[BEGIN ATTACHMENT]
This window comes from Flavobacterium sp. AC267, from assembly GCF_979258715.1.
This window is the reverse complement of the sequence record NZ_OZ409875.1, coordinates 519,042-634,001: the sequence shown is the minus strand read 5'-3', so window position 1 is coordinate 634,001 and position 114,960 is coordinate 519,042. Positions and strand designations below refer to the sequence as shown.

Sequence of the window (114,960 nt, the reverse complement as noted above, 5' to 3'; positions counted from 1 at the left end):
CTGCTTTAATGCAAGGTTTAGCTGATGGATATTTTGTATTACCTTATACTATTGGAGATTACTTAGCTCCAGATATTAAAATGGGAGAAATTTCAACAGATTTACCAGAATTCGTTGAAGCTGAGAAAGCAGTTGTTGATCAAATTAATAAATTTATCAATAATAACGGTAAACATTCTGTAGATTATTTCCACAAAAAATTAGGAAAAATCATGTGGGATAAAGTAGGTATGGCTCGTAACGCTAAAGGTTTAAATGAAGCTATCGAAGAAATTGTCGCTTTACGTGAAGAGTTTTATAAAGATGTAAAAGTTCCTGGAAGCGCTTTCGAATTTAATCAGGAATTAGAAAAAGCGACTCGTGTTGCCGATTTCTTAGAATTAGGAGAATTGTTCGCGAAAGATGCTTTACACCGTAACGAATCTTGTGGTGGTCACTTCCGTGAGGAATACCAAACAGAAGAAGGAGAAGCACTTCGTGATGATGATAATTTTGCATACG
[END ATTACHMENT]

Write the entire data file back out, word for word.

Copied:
This window comes from Flavobacterium sp. AC267, from assembly GCF_979258715.1.
This window is the reverse complement of the sequence record NZ_OZ409875.1, coordinates 519,042-634,001: the sequence shown is the minus strand read 5'-3', so window position 1 is coordinate 634,001 and position 114,960 is coordinate 519,042. Positions and strand designations below refer to the sequence as shown.

Sequence of the window (114,960 nt, the reverse complement as noted above, 5' to 3'; positions counted from 1 at the left end):
CTGCTTTAATGCAAGGTTTAGCTGATGGATATTTTGTATTACCTTATACTATTGGAGATTACTTAGCTCCAGATATTAAAATGGGAGAAATTTCAACAGATTTACCAGAATTCGTTGAAGCTGAGAAAGCAGTTGTTGATCAAATTAATAAATTTATCAATAATAACGGTAAACATTCTGTAGATTATTTCCACAAAAAATTAGGAAAAATCATGTGGGATAAAGTAGGTATGGCTCGTAACGCTAAAGGTTTAAATGAAGCTATCGAAGAAATTGTCGCTTTACGTGAAGAGTTTTATAAAGATGTAAAAGTTCCTGGAAGCGCTTTCGAATTTAATCAGGAATTAGAAAAAGCGACTCGTGTTGCCGATTTCTTAGAATTAGGAGAATTGTTCGCGAAAGATGCTTTACACCGTAACGAATCTTGTGGTGGTCACTTCCGTGAGGAATACCAAACAGAAGAAGGAGAAGCACTTCGTGATGATGATAATTTTGCATACG